Racial Data Sought for Bush Event
Friday, April 29, 2005
The Secret Service has requested racial information on journalists and guests scheduled to attend a reception tomorrow night with President Bush.
White House reporters said they were offended that after furnishing the customary information -- name, date of birth and Social Security number -- they were also asked for the race of each person expected to attend the small reception scheduled before the White House Correspondents' Association's annual dinner.
The Secret Service said that it has been routine for many years to request such information of people who will be near the president, and that the information allows for quicker and more accurate searches of criminal databases. The policy has not been applied universally, however; such information is not requested of the people who greet the president and first lady at White House Christmas parties, for example, and is not always asked of people who have appointments in the White House complex.
After officers of the White House Correspondents' Association provided the Secret Service with names, dates of birth and Social Security numbers of those who would attend the VIP reception, an agent called back to ask for racial identities. "It's offensive on the face of it," said Edwin Chen, a Los Angeles Times White House reporter who is secretary of the association and who provided the information. "Why do they need to have race?"
Knight Ridder reporter Ron Hutcheson, the association's president, said. "I just don't understand the need for it. There may be one, but I don't know what it is."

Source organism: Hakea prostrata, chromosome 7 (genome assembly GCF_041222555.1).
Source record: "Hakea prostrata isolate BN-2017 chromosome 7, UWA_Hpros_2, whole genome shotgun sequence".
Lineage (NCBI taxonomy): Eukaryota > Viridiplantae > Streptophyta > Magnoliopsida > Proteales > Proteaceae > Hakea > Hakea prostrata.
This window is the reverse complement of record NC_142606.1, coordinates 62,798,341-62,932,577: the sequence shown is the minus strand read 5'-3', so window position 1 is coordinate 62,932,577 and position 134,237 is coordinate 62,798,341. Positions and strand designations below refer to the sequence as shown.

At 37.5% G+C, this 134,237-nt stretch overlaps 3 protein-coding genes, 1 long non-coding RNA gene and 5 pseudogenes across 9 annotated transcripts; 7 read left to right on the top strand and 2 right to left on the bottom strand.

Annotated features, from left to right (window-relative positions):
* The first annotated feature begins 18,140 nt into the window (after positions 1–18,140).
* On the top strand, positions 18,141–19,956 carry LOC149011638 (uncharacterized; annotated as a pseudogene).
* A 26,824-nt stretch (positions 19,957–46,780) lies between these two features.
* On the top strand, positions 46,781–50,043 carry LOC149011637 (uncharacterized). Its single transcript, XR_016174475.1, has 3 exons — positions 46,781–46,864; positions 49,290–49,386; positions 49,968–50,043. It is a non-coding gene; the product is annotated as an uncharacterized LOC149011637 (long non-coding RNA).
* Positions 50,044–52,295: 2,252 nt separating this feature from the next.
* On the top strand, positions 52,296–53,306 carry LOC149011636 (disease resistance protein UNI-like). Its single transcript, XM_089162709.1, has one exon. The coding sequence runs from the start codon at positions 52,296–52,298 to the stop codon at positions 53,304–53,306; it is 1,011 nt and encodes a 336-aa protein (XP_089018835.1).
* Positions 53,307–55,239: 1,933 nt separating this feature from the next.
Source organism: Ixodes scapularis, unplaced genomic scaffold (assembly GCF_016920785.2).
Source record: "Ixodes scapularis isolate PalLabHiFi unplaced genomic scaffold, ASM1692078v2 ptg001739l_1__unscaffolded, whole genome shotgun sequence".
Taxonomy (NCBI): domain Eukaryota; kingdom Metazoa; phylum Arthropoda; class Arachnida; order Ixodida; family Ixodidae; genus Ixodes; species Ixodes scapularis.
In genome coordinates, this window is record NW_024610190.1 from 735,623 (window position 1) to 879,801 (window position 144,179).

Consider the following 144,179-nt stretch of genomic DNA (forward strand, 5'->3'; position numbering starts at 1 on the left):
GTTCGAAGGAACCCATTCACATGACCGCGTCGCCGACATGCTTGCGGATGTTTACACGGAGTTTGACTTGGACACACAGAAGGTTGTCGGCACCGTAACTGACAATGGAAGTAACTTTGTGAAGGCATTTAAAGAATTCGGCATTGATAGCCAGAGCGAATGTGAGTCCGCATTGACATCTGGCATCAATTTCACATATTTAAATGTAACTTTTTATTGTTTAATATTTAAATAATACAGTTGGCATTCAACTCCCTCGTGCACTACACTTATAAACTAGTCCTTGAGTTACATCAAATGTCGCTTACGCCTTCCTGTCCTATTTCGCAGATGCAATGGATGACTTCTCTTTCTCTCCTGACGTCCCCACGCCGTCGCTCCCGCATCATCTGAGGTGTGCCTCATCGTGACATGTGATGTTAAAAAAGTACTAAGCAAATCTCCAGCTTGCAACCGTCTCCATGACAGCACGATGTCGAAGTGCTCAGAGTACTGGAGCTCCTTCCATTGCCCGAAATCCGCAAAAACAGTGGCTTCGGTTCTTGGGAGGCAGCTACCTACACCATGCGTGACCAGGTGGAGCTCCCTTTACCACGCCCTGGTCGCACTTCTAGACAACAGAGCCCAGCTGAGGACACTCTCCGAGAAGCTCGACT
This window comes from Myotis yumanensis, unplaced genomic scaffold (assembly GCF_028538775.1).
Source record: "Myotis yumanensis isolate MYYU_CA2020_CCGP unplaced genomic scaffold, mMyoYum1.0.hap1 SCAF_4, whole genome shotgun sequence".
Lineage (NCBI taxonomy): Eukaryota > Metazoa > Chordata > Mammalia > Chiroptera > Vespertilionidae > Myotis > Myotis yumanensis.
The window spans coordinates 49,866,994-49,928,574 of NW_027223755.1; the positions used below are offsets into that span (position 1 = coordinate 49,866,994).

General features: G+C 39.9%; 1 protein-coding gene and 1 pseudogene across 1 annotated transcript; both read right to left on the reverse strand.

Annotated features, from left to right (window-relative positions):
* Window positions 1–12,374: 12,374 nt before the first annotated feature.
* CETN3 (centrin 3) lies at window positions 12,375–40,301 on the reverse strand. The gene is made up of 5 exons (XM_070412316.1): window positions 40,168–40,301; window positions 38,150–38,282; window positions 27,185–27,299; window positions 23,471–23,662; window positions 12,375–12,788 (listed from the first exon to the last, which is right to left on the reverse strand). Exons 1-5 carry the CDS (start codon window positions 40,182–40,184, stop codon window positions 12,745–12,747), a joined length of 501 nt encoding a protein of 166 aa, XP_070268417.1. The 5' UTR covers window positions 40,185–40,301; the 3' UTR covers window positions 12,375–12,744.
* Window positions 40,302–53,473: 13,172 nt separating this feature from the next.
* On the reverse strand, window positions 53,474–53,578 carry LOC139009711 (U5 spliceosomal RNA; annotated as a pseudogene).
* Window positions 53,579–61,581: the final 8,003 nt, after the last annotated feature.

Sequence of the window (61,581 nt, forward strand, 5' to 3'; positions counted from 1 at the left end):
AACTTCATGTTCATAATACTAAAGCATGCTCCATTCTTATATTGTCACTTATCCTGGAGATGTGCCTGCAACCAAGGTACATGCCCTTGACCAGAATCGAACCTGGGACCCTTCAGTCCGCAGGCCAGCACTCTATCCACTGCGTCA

A spokesman for the Secret Service, Lorie Lewis, said it is routine for the agency to request all five main "identifiers" used in the FBI's National Crime Information Center database: name, birth date, Social Security number, sex and race. If all five were not requested before, "it may have been a mistake or an omission," she said.
Lewis said the request has nothing to do with racial profiling. "The Secret Service does not and will not tolerate racial or cultural bias," she said. "The standard background checks are not designed to profile individuals involved with the event. Rather, it provides for a more thorough and timely search of the national law enforcement databases."
A White House official from the Clinton administration said race was not a field in the form it used to clear visitors into the executive mansion. A Bush White House spokesman referred calls to the Secret Service.
The agency has become more rigorous in all aspects of security since the Sept. 11, 2001, attacks. White House correspondents are not always subject to the same security measures as the public because agents know the journalists.
Anecdotal evidence suggests the Secret Service is more frequently asking for racial information from journalists. The Arizona Daily Star complained last year after a Bush-Cheney campaign official, on Secret Service instruction, called to ask for a photographer's race before she was allowed to photograph Vice President Cheney.
Also last year, the St. Louis Post-Dispatch reported that journalists covering a presidential debate there were asked to disclose their race on a media credential application. In October, the Rocky Mountain News reported that journalists covering a Bush appearance in Colorado were asked to provide race and gender. And last month, the Orange County Register reported that Cheney's staff requested race and gender information before the vice president would meet with the newspaper's editorial board.
Officials from the White House Correspondents' Association had conflicting recollections about whether the racial information had been requested for past receptions.